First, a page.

once i start experimenting i will have lots of questions likely as i am long time into radio and i am a competent engineer and can fix stuff and scratch build small projects but i am by no means an expert. right now i am trying to build / buy the appropriate tools for the job.

i am also a licensed ham and i am trying for my general to get HF privileges and will start experimenting there as well once i obtain a higher class license.

i need to refer back to my CIE books as to what X is, i know R is resistance

i also snagged one of those Isotron 200B antennas for AM (less than 3m high) and that is the current antenna i will be experimenting with using a talking sign transmitter which is 100mW input and sports a output that can load into 50 ohms in addition to it's 3m wire antenna

i will be testing it ground mounted over a ground radial system and see what it will do.

i want to get as good a power transfer and maximum possible radiation from it to see how it will do.

i have no real high expectations. it is simply a learning experiment and won't be for 24/7 microcasting.

i spend a lot of time at home (permanently disabled) and i get board and when i have the energy to i like experimenting with QRP and different designs.

i appreciate the vast knowledge available here and hope you will all be able to bear the newbie questions on antenna systems.
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Re: homebrew (1600-1700 KHz) antenna analyzer

Post by Deep Thought » Mon Oct 10, 2016 7:26 pm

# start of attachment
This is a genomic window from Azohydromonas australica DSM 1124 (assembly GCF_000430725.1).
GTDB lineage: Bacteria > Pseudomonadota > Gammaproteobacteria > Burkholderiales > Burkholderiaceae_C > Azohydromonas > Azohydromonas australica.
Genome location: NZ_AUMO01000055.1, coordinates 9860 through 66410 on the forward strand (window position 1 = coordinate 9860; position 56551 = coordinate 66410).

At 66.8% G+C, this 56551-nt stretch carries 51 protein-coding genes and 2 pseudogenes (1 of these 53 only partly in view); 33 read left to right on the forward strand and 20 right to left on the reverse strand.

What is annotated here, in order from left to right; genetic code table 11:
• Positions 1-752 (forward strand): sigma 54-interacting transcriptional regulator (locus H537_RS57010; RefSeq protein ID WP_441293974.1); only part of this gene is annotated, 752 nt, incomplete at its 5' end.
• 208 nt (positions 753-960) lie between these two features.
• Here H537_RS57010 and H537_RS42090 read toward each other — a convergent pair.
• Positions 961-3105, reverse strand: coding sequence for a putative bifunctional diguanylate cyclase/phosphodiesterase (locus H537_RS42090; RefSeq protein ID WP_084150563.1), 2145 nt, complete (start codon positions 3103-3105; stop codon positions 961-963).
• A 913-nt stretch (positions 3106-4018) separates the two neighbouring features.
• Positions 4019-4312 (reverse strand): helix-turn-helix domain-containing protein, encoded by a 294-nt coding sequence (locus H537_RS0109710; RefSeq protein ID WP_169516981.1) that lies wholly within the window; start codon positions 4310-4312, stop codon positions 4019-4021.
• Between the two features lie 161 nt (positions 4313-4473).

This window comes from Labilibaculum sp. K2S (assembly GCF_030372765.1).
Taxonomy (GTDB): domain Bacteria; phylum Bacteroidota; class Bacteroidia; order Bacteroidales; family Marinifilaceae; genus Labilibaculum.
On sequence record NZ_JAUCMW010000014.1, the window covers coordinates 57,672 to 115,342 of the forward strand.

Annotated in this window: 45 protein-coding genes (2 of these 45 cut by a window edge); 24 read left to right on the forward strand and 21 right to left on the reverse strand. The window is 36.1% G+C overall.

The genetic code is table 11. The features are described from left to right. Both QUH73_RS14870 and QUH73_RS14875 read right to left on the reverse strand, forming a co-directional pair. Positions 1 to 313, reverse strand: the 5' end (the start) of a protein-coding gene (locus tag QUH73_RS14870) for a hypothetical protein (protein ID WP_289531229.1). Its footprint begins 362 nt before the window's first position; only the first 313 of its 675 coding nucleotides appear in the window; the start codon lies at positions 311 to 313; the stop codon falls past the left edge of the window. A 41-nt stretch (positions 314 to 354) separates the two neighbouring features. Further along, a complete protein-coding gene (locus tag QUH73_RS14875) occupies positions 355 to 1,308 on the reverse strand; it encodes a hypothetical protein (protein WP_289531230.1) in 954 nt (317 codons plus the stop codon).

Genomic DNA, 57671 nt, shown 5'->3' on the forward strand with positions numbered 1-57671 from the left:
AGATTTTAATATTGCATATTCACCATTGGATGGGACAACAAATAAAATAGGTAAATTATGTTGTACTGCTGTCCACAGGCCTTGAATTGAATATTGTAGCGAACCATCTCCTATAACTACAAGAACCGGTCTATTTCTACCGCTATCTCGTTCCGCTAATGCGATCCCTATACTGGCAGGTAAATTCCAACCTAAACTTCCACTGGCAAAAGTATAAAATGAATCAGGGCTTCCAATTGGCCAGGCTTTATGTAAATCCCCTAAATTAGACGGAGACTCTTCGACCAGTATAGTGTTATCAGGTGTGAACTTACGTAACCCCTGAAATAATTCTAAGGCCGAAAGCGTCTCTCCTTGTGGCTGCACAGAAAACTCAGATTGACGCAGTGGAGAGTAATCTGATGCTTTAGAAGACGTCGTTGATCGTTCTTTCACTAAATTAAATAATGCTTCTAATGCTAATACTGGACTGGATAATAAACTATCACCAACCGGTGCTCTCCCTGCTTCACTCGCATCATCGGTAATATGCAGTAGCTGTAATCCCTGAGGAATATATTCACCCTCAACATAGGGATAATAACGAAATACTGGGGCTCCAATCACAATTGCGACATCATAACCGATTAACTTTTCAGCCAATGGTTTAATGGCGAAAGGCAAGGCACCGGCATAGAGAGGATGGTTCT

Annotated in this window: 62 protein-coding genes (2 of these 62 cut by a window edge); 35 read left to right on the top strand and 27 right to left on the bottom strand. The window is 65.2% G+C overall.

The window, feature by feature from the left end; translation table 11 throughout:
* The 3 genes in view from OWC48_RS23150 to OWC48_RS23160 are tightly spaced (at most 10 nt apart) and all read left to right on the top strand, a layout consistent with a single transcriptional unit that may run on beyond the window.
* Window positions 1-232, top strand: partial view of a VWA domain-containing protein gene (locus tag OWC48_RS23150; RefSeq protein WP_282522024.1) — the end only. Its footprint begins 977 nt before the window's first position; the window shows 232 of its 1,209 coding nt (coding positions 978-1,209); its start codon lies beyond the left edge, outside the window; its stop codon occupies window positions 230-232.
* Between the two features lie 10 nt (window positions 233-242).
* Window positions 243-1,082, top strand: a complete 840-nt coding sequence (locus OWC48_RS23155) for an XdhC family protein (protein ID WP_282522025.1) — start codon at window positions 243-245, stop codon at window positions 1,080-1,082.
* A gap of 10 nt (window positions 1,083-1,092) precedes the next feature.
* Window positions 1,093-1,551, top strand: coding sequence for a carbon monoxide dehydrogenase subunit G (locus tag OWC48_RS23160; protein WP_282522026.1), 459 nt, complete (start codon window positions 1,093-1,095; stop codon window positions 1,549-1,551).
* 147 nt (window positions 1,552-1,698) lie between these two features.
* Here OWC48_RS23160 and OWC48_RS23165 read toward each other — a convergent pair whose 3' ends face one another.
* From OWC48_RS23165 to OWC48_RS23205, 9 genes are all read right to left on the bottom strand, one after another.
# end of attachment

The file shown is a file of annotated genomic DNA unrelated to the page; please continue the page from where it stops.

I guess my point is (was?) that you need to start with a realistic goal here. It's fun to build things but if they don't tell anything useful there isn't much to be learned. It is much more helpful to start with reliable test gear than to be guessing about what you are looking at. You don't have to spend much to do that. It also helps to know what the adjustments are actually doing before you try to adjust them.

You originally asked for advice on a tool to measure impedance. I gave you my recommendation and now that this is going in another direction I'll not be contributing further. Good luck.
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Re: homebrew (1600-1700 KHz) antenna analyzer

Post by kc8gpd » Mon Oct 10, 2016 7:45 pm

yea i have severe ADD and it is easy for me to go off in multiple directions.
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Re: homebrew (1600-1700 KHz) antenna analyzer

Post by Dale H. Cook » Tue Oct 11, 2016 7:23 am

kkiddkkidd wrote:I have recently dragged both of my old 1606's out and found that the bearings or something mechanical on the dials has become intermittent and makes the null jump around so bad that both are almost unusable.
One of the fellows on the GenRad mailing list on Yahoo Groups has been working on the same problem on his 1606-A. The initial and final balance controls for both R and X are variable capacitors, and a common problem as these age seems to be noise generated between the rotor and the stator of caps. Various approaches to cleaning and lubing those caps have been tried, and I am waiting to see how this latest effort turns out. Getting at the caps can be challenging, especially the X initial balance, which is inside three concentric shields.